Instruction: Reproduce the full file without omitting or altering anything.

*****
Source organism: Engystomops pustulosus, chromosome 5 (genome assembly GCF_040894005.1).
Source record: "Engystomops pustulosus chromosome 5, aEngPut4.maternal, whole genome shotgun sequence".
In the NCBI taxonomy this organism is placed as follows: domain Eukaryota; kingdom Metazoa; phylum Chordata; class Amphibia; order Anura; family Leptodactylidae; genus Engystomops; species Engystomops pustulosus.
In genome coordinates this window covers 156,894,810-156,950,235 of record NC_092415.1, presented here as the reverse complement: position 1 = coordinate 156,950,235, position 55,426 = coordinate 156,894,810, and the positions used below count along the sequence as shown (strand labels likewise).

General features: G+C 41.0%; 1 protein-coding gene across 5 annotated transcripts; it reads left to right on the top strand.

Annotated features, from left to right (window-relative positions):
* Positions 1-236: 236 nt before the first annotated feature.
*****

Source organism: Engystomops pustulosus, chromosome 5 (genome assembly GCF_040894005.1).
Source record: "Engystomops pustulosus chromosome 5, aEngPut4.maternal, whole genome shotgun sequence".
In the NCBI taxonomy this organism is placed as follows: domain Eukaryota; kingdom Metazoa; phylum Chordata; class Amphibia; order Anura; family Leptodactylidae; genus Engystomops; species Engystomops pustulosus.
In genome coordinates this window covers 156,894,810-156,950,235 of record NC_092415.1, presented here as the reverse complement: position 1 = coordinate 156,950,235, position 55,426 = coordinate 156,894,810, and the positions used below count along the sequence as shown (strand labels likewise).

General features: G+C 41.0%; 1 protein-coding gene across 5 annotated transcripts; it reads left to right on the top strand.

Annotated features, from left to right (window-relative positions):
* Positions 1-236: 236 nt before the first annotated feature.